In Space



By now Alex Chilton and Jody Stephens, joined by the Posies’ Ken Stringfellow and Jon Auer, make up the “official” second-gen Big Star, with a live album (1993’s Columbia) and a series of subsequent live dates on their résumé.

In Space, the first studio album from the 12-year-old lineup, at first sounds a little tentative, but it’s a fine record anyway, shot through with the sweet and shambling tendencies that mark Big Star’s canonical releases. And if there’s nothing on In Space that measures up to the band’s best music, virtually all of the songs here meet the criteria of Big Star’s very good music, which is happiness enough.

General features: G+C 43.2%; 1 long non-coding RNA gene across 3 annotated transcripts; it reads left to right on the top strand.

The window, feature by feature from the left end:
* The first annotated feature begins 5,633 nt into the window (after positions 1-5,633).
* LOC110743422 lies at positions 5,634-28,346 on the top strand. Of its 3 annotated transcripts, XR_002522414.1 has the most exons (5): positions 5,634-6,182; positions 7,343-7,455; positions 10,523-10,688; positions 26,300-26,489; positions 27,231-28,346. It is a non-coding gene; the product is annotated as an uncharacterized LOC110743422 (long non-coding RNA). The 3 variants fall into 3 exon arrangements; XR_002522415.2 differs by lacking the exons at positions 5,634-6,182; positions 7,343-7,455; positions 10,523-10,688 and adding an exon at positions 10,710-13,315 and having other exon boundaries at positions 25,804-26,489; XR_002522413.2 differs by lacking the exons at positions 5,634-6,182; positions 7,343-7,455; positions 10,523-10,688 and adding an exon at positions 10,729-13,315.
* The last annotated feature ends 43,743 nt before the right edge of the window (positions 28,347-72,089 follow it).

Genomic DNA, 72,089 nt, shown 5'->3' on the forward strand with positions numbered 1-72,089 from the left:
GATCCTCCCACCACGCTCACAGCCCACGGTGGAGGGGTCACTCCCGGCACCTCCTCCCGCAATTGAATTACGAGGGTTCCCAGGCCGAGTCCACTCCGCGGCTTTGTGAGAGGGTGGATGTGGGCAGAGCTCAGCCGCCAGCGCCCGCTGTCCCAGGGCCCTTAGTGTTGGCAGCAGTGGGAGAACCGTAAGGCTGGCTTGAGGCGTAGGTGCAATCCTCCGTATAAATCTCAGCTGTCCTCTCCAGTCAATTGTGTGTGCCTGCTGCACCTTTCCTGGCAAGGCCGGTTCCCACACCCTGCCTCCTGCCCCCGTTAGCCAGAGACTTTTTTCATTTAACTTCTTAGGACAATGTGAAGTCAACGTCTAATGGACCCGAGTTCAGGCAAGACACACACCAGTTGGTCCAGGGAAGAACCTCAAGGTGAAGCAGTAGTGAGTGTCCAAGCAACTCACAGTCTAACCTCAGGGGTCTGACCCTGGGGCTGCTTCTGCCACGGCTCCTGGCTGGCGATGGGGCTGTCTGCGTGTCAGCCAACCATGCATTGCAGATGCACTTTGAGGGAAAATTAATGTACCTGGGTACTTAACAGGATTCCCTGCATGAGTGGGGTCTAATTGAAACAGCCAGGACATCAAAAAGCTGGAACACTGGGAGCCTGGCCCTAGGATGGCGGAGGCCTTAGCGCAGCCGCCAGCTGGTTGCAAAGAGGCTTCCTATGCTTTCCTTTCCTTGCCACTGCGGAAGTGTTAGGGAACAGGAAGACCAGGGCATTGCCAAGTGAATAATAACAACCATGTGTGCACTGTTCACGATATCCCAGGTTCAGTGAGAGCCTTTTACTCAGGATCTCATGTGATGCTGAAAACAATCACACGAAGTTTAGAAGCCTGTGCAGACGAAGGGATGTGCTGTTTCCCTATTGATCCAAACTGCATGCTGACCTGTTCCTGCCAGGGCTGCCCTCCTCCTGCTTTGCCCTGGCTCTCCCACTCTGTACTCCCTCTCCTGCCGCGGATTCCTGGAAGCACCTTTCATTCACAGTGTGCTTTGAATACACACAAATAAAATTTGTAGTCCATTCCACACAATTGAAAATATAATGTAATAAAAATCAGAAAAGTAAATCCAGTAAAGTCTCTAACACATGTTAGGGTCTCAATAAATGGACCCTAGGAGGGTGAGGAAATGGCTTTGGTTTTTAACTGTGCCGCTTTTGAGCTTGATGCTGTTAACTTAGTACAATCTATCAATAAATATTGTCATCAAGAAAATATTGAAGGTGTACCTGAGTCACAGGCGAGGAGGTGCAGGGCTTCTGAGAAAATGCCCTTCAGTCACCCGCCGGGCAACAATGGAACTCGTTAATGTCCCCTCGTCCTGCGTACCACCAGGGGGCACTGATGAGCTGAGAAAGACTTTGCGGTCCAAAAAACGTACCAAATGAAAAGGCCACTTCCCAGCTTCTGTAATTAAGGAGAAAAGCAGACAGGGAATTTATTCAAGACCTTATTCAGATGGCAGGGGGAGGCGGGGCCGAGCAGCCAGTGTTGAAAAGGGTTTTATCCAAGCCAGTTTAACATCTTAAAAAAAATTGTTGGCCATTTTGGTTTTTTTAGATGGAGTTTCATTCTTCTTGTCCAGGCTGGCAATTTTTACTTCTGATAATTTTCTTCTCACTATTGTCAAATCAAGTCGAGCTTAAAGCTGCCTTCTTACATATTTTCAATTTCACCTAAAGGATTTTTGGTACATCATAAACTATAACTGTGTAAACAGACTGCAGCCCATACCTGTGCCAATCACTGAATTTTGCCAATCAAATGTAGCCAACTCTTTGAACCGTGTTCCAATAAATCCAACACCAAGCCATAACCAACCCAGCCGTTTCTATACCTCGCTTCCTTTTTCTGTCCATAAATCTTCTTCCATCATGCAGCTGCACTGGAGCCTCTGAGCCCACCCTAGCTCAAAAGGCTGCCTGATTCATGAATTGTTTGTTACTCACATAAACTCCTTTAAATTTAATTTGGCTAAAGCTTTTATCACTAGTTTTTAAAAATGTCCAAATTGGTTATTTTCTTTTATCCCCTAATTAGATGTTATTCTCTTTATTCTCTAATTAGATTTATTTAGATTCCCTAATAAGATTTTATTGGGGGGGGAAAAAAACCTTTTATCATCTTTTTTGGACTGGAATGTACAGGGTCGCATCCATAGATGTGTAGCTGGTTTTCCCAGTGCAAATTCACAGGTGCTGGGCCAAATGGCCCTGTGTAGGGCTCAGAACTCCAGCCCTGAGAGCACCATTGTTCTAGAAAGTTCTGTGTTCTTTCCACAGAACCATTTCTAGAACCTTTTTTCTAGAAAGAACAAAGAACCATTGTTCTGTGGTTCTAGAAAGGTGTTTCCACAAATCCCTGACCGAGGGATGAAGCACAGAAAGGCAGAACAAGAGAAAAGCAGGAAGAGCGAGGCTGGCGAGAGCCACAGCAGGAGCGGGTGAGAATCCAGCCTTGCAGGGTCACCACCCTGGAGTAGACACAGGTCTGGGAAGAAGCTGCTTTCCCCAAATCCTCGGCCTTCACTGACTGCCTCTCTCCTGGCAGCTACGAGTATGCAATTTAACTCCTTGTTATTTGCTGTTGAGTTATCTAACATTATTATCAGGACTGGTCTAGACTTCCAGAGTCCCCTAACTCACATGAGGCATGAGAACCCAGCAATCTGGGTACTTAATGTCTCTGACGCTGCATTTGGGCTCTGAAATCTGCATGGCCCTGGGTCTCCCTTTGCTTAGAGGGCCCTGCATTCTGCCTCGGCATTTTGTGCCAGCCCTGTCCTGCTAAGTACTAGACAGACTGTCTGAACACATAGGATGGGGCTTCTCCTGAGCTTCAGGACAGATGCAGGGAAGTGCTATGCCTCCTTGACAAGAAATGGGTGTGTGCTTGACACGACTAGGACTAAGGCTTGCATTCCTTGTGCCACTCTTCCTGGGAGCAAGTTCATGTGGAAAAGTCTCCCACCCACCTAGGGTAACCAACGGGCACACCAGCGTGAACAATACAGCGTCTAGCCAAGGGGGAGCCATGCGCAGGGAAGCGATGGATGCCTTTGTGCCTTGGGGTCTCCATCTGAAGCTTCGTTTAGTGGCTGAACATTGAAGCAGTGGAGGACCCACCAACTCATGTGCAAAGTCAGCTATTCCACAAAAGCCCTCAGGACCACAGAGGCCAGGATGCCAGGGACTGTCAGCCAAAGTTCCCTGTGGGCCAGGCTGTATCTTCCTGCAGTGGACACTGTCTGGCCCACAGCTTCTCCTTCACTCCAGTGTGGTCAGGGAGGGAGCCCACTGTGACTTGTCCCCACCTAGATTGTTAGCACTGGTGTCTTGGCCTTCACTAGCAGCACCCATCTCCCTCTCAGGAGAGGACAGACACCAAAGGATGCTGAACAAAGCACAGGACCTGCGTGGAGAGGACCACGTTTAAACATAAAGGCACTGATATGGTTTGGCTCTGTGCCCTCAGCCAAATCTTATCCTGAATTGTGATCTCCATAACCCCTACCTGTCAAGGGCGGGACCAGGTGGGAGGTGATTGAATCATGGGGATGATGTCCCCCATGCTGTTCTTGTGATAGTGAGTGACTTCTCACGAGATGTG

Bookending cuts “Dony” and “Makeover” recall Third/Sister Lovers’ fuzzy, fractured beauty, while the best of the record’s slower tracks, “Lady Sweet” and “Hung Up with Summer,” would have fit comfortably on Radio City. Several songs more directly echo Chilton’s solo work, especially the goofy funk of “Love Revolution” and a cover of the Olympics’ R&B workout, “A Whole New Thing.” This is the sort of performance Chilton tended to approach with lazy cynicism in the past, but here he sounds unflaggingly energetic and alive, for the first time in years.

In Space isn’t (forgive the pun) a stellar record. But make no mistake, it’s a good one, and it contains the first music Alex Chilton’s made in about two decades that even approaches justifying the rep that’s grown up around him. Thank you friends, indeed.

Eric Waggoner writes about books for Metro Times. Send comments to

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